In my short career in the world of medicine (just over 10 years as a provider) I have seen an interesting vaccine effect from the varicella (chicken pox) vaccine. Back in ’86 there was no vaccine for chicken pox and we (mostly) all had the chicken pox. From the CDC, there were approximately 100-150 deaths from chicken pox each year from an average of 4 million cases of the disease. In 1995 the chicken pox vaccine came into use. By the time I started practicing as a physician assistant in 2003, I NEVER saw chicken pox. What I did begin to see was younger and younger people with herpes zoster (or shingles), which is a reactivation of the chicken pox virus. We had been taught, and it was generally understood that shingles was a disease of the elderly population, so why was I finding it in someone as young as 12?
Granted, this is clinical observation from ONE person in ONE little town in California, but it made sense to me when I thought about immune response. When we weren’t immunizing our children from chicken pox, adults were regularly being exposed to the disease in its natural airborne form by the child coming down with it in the grocery cart ahead of you, or the grandchild visiting for Christmas. Our adult immune systems were being reminded of that disease (a natural booster shot if you will). Generally speaking shingles is a more miserable disease than chicken pox, though both can be debilitating especially depending on how old you are when you get it and to what degree. The worst effect of shingles is postherpetic neuralgia which is a searing burning nerve pain which I have seen last as long as 6 months. I’ll take chicken pox. Our response to the increase in shingles is, you guessed it, another vaccination. The shingles vaccine was released in 2006, about ten years after the chicken pox vaccine.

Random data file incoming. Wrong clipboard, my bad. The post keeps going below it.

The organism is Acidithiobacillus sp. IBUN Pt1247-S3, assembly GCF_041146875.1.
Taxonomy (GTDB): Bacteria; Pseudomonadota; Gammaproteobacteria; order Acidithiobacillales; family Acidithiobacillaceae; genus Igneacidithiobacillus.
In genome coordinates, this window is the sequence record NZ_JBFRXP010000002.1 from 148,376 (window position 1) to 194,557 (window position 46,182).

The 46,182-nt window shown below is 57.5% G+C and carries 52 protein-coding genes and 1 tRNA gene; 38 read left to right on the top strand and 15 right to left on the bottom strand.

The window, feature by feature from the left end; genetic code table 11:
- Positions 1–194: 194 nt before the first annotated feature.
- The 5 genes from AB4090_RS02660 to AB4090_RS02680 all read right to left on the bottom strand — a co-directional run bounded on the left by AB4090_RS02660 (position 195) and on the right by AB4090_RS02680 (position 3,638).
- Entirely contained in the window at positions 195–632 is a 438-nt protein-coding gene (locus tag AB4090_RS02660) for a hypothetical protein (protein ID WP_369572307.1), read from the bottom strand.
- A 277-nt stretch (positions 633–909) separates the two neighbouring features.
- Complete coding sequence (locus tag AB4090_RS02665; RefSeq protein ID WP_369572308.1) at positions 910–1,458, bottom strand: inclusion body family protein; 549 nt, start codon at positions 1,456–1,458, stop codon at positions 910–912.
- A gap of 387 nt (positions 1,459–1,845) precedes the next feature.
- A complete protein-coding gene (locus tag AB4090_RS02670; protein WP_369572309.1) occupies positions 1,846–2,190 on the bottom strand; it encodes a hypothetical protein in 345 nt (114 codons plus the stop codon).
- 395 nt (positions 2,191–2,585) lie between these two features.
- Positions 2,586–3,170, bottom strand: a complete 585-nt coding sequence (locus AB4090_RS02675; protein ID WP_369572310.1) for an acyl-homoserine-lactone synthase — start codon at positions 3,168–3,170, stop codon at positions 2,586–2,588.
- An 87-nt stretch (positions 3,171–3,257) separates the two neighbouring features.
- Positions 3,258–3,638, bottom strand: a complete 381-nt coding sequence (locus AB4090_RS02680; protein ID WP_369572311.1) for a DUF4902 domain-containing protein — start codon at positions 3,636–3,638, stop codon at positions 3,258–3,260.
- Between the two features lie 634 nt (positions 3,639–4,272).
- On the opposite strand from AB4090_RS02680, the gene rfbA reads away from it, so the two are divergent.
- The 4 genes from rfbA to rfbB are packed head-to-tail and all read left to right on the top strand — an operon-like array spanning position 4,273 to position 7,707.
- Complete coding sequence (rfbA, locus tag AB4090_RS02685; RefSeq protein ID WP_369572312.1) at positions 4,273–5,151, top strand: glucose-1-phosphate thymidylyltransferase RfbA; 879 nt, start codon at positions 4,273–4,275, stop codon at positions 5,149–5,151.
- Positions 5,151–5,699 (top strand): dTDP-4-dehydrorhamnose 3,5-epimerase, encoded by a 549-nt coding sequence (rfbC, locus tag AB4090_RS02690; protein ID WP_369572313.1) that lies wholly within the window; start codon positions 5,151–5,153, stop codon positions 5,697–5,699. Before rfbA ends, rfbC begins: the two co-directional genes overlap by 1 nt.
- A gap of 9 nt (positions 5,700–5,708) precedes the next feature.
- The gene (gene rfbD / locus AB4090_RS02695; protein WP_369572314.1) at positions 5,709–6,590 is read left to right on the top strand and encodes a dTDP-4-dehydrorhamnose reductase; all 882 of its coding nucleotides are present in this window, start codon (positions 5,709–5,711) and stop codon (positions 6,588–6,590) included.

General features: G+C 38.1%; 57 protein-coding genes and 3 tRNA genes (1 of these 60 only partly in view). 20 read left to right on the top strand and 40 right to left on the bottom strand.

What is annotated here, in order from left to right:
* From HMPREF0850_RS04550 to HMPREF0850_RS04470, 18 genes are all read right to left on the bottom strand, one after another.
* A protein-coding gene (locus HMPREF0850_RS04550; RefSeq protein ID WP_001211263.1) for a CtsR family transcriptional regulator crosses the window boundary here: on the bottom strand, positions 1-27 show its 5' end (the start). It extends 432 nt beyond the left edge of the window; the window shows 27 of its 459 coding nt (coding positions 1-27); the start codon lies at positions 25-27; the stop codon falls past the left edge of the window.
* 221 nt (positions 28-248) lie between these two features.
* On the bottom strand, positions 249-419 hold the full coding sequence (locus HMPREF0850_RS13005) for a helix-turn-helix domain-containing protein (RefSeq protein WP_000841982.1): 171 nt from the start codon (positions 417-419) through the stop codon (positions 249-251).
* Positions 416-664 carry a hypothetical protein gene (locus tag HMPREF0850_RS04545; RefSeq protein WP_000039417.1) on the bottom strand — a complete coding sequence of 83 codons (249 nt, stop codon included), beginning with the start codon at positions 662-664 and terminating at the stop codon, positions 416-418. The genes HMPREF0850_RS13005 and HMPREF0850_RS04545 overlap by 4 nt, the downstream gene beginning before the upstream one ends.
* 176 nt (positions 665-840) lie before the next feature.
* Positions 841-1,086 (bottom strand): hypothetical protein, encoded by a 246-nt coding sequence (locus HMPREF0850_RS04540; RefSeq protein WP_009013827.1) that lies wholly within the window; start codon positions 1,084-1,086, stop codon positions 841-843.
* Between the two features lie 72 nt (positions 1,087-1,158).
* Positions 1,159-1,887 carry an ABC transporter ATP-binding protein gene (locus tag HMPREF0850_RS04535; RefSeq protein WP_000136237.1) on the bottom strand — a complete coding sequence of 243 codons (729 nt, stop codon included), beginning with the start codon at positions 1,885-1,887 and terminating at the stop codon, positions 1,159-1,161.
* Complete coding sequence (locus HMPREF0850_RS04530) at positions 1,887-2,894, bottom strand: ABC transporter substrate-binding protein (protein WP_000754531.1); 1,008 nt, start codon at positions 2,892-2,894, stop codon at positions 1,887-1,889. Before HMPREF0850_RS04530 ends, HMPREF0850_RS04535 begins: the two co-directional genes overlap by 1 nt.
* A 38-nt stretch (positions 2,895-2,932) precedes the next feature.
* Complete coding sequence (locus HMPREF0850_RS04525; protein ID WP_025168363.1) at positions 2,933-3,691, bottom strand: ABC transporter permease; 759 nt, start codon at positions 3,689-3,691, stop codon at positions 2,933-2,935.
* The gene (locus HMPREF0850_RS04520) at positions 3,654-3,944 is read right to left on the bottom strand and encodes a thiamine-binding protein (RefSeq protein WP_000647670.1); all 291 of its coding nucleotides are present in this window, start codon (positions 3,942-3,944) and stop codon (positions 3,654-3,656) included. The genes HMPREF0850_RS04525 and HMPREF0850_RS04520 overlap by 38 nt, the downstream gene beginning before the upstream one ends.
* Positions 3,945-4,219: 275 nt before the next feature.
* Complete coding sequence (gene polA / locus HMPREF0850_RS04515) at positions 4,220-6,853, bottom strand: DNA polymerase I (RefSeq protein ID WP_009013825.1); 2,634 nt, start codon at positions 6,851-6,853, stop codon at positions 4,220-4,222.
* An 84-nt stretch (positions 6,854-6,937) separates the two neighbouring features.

I like the big picture. I like to step back when it comes to all things and ask, does that make sense? Our bodies were made to heal themselves. Why is it that when 10 people are exposed to a cold or flu only 3 of them come down with it? Newborns get antibodies from their mothers milk for a reason, when they are done nursing they have made enough of their own. Does it make sense to inject 8 diseases into a 2 month old infant? Vaccine supporters will make lovely graphs of the plummet of the disease after the release of the vaccine, but if you are really interested, dig a bit deeper and look at the graphs of the natural progressions of diseases. When we are talking public health and the best decisions for all, finances need to be taken in to consideration as well.